1019 — Ethnicity, Perceptions of Therapeutic Alliance, and Adherence in Patients with Bipolar Disorder
Zeber JE (VERDICT / UTHSCSA)
Copeland LA (VERDICT / UTHSCSA)
Xu X (CHERP / Pittsburgh VA)
Good CB (CHERP / Pittsburgh VA)
Fine M (CHERP / Pittsburgh VA)
Kilbourne AM (CHERP / Pittsburgh VA)
Despite the implementation of practice guidelines for bipolar disorder, outcomes remain suboptimal, largely due to poor treatment adherence. Maintaining a beneficial therapeutic or working alliance with providers is one important strategy for improving adherence. The episodic nature of bipolar disorder frequently disrupts appropriate patient-provider dynamics, leading to self-medication with substance use, incarceration, and other factors which subsequently inhibit treatment adherence. Incorporating previously documented ethnic differences in medication adherence and diverse cultural expressions of treatment priorities, we examine the association between perceptions of the healthcare environment and adherence among veterans with bipolar disorder.
Participants were recruited from the Continuous Improvement for Veterans in Care - Mood Disorders (CIVIC-MD) study on veterans with bipolar disorder (N=253). Seven individual items (range 0-6) and a summary score from the Health Care Climate Questionnaire (HCCQ) solicited patient evaluations of their therapeutic environment, used as predictors for two adherence measures (Morisky scale, missed medication days). Multivariate logistic analyses adjusted for relevant patient characteristics, substance abuse, and non-VA utilization.
A significant segment of the sample (27-28%) reported difficulty with medication adherence on both outcomes. Fewer minority veterans endorsed good Morisky adherence than white patients (55% versus 79%, p=.01), but no ethnic differences were noted in perceptions of working alliance. Multivariate results for HCCQ items indicated that positive therapeutic relationships were associated with better adherence. Notably, 1) patients reporting “their providers informed them what constitutes good bipolar care” were more likely to be adherent (adjusted OR =1.2, p=.04); 2) as were patients whose “providers regularly review their progress” (adjusted OR=1.3, p=.006). However, binge drinking was the strongest predictor of non-adherence (adjusted ORs 3.6-4.0), independent of demographic factors and mania symptomatology.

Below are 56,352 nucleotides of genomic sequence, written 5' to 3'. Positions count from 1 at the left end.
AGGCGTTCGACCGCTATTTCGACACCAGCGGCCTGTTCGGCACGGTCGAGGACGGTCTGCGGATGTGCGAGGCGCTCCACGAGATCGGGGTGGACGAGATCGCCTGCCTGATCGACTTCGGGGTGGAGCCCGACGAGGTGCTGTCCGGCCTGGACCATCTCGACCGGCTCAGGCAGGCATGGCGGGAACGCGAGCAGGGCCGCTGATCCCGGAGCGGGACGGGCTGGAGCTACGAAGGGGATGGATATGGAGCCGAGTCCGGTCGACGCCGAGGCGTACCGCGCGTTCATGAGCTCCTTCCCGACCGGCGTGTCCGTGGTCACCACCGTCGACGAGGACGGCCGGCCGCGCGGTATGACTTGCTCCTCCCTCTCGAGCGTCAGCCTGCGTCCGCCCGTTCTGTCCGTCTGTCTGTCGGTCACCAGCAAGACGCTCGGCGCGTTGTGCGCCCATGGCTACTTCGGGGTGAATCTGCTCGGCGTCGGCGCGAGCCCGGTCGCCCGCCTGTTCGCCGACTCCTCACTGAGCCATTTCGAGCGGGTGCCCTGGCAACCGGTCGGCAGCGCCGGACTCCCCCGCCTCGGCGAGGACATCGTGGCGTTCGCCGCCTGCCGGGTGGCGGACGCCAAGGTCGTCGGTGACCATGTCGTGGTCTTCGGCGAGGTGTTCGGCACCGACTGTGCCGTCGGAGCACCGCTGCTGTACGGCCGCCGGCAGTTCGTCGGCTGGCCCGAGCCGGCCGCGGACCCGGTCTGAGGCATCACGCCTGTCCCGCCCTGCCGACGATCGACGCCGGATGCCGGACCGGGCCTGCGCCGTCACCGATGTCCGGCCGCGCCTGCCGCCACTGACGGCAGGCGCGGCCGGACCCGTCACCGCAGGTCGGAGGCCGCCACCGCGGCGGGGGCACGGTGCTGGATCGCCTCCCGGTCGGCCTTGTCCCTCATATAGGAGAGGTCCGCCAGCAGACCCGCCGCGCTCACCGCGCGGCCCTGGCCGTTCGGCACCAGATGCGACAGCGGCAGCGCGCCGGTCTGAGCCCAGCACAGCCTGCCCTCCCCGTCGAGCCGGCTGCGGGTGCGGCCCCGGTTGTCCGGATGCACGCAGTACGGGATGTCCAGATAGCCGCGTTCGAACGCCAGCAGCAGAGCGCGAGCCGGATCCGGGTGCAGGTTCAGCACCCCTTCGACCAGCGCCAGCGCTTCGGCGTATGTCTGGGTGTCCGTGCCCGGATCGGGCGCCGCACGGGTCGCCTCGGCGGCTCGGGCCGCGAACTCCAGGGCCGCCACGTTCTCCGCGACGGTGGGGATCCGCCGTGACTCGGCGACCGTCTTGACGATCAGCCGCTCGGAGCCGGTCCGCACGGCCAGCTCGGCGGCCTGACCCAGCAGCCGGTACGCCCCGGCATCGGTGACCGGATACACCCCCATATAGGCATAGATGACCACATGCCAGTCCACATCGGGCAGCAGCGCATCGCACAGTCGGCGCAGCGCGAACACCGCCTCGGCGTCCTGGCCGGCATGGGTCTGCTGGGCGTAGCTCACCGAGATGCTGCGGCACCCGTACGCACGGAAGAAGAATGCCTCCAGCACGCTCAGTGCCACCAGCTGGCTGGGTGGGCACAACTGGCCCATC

Nearly 30% of patients acknowledged adherence problems per conservative self-report measures. Favorable perceptions of trust and satisfaction with bipolar treatment existed across all ethnic groups. The strong association between medication adherence and therapeutic alliance with bipolar treatment supports intervention efforts to strengthen the patient – provider relationship, a bond likely to yield positive clinical outcomes.
Recognizing how veterans with debilitating bipolar disorder view their treatment environment will enable the VA to better target clinical relationships towards improving medication adherence.